My name is Rajan Radhakrishnan.
INTERVIEWED BY Eshaan Mani x 16


DEPARTED FROM
Chennai, India

ARRIVED IN
New York, New York

YEAR
1993

AGE
39

NOW LIVES IN
Houston, Texas

BACKGROUND

Born in Chennai, Mr. Radhakrishnan’s journey from “hero to zero, and then hero again” reflects the human spirit of perseverance and he shows great strength through difficulties. He began his career as an actor in South Indian films, but soon left India to pursue a new life in the United States. This is where his dream of being a restauranteur came true. Moving up the ranks from a busboy in New York to a manager in Chicago, he finally became the mastermind behind Madras Pavilion, one of the most successful restaurant chains in Texas.


Mr. Radhakrishnan’s story:

My name is Rajan Radhakrishnan. My family is from Kerala, India, but I was born and brought up in Chennai, and that is also where I did my schooling from. I was involved in the film industry in India. The reason that I joined the film industry was that (a) I looked handsome when I was young (laughs). And also, my parents were in the industry; my mother was a part of many Malayalam movies, and my father was a choreographer back in the day. I joined Gemini Studios, and because I had some family background in the industry, it was easy to acclimate to the film business. From there, I made one film in Kannada, two in Telugu, one in Malayalam, and nine in Tamil.

During my ‘prime time’, I had various problems. No one believed that I could do anything. I left everything I had in India and came to America in 1993, hoping to restart and make a better life for myself. After a long flight, I landed in New York. At the time, I was 39 years old. Looking back, the best thing about being an immigrant to the US are that this is the land of opportunity – hard work with a clear vision pays off. The hardest thing was definitely keeping up with the culture you left and transferring it to the next generation.

Back to my first day - I took 24 hours of rest, and then thought about the best course of action. My M. Com. meant nothing in the US, and so I had two choices. I could pump gas at gas stations or I could be a waiter at a restaurant. I chose the latter. I began as a busboy – my ego was destroyed, but I still had a focus inside me. Soon, the owner of the restaurant promoted me to the job of a waiter. Being in the cinema business, all of my inner fear had completely disappeared. I talk a lot, and would always strike up a conversation with whoever I was waiting on. The series of promotions continued. Within 6 months, the owner asked me if I would like to be a co-manager at a new restaurant branch in Chicago. I said yes, but I didn’t really feel like it.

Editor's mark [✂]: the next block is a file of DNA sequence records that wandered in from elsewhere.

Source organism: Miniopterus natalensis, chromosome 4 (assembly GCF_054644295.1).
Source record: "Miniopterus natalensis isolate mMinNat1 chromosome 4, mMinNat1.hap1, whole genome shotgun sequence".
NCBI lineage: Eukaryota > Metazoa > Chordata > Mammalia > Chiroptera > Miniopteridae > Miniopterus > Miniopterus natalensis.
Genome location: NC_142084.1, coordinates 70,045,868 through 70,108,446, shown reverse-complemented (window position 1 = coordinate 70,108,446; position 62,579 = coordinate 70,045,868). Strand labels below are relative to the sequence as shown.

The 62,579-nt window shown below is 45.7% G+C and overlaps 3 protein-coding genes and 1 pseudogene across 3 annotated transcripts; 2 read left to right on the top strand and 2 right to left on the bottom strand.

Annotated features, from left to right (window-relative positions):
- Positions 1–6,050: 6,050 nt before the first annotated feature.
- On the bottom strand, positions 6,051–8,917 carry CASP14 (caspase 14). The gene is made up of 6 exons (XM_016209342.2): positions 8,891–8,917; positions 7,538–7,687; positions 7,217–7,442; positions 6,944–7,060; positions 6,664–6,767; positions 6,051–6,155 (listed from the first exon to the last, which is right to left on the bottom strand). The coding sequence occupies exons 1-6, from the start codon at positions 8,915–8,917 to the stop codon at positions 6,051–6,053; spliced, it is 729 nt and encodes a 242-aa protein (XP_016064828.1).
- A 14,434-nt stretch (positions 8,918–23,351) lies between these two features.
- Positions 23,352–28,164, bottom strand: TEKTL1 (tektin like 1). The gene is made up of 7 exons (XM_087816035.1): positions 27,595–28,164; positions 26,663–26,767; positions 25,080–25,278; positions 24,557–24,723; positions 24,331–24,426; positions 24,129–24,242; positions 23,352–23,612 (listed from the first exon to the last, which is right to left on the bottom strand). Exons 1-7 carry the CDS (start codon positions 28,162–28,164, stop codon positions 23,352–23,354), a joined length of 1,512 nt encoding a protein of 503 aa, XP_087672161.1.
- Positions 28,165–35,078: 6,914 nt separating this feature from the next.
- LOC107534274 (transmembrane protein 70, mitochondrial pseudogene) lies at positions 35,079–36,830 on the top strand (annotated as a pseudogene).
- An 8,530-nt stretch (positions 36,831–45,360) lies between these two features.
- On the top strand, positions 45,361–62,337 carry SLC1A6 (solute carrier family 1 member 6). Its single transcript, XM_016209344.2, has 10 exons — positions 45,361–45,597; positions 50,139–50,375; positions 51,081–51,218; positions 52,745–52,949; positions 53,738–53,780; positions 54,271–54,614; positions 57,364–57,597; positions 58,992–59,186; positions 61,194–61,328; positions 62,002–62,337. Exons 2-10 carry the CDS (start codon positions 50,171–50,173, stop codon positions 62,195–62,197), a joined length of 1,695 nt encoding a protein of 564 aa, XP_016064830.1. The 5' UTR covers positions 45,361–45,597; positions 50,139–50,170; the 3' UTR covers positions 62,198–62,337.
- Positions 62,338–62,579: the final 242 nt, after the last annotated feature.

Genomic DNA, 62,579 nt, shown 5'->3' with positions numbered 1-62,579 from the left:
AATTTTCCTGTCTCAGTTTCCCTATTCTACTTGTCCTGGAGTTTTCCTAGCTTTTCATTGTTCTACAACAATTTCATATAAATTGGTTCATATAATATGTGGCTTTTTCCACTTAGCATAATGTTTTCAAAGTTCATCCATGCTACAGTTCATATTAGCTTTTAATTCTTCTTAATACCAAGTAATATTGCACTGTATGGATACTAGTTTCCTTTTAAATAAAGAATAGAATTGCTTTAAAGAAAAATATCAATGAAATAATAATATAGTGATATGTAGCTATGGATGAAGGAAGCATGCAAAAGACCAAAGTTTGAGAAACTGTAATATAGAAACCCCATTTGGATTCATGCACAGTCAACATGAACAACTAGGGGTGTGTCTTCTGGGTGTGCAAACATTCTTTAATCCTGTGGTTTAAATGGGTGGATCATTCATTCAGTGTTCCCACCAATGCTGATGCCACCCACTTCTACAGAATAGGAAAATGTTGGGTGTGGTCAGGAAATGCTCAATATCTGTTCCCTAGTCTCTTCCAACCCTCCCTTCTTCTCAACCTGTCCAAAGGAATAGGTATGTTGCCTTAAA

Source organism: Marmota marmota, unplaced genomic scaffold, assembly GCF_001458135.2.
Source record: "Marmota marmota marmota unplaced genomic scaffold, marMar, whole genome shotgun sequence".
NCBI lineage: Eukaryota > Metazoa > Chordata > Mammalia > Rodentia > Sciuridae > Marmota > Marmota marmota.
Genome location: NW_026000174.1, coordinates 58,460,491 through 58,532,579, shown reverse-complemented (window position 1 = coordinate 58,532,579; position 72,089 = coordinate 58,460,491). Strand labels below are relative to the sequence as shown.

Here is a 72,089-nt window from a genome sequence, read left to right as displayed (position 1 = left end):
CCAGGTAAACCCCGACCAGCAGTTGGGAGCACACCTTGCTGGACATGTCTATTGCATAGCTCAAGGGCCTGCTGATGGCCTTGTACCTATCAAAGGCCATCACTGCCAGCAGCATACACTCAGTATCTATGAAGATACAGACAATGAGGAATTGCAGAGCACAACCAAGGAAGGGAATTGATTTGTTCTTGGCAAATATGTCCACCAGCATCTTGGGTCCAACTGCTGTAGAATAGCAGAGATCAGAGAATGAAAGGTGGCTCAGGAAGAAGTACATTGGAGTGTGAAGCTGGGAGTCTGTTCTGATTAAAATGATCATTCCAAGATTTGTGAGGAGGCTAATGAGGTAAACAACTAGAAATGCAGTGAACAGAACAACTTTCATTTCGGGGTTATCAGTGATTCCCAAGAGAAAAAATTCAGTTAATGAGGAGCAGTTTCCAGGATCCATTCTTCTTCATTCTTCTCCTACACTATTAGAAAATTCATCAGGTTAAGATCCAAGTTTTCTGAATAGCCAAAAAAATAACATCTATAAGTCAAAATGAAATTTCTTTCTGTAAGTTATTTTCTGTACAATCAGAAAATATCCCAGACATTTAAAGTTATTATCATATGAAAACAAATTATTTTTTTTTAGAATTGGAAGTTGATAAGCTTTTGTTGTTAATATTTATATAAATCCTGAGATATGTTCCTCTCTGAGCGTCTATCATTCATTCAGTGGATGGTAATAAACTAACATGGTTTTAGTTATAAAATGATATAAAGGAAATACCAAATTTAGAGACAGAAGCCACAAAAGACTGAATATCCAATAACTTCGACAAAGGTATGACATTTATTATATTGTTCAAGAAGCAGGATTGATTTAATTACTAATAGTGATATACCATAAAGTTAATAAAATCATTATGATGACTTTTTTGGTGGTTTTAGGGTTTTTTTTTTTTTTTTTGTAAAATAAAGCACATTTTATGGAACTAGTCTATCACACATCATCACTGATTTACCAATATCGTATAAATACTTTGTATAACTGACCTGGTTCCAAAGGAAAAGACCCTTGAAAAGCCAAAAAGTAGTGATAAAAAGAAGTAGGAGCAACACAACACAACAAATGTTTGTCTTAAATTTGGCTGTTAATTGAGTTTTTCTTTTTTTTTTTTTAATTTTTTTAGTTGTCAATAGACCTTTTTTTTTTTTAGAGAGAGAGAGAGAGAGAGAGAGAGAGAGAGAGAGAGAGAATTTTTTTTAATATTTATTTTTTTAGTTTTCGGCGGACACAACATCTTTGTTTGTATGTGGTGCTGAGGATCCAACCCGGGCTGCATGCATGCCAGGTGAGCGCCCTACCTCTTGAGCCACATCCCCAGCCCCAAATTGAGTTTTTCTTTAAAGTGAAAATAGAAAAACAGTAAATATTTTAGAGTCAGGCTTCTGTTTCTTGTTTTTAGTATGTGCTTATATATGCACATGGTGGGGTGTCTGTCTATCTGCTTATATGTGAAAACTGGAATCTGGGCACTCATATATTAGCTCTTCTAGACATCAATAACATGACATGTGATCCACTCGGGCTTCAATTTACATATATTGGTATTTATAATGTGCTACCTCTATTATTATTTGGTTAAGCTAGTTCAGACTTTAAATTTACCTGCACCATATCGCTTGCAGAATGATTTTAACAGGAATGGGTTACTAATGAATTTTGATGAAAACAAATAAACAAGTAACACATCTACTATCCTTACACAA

But destiny has strange ways; a kind couple, Mahesh and Alpa Shah, would visit the restaurant every day and try to convince me to move to Houston, where there were more opportunities. I followed their advice, and moved to Houston. I created the first branch of my restaurant there. The name comes from the old name for the city of Chennai, and a cricket term ‘back to the pavilion’. I wanted people to keep coming back to my Madras Pavilion (laughs). It was an instant hit, despite my small folly before opening. I didn’t realize that the area I opened the first restaurant in had 0 Indians living there. But it still was a super success! There were 2-hour waits, and within 3 years, I had opened 6 restaurants across Texas.

Through this success, however, I still wanted to keep in touch with my roots. My total monetary contribution to the state of Tamil Nadu, the nation of India, and Udavum Karangal, a nonprofit organization whose name means ‘Helping Hands’, is about 100,000 dollars total. Recently, we helped Udavum Karangal opened up a hospital in the village of Thiruvenkadu in India, and I was a chief guest. Along with managing Madras Pavilion and donating to valuable causes, I kept producing and directing films, of which many are critically acclaimed and have gone to the Film Festival.

In my day, there were no search engines, social media apps/websites, or any of that. Your inspiration had to be pure. My message to the youth of today is to not lose focus and always be inspired. Don’t keep the prospect of failure or troubles in your mind – all troubles/failures lead to success at the end. Be happy, passionate and enjoy life.


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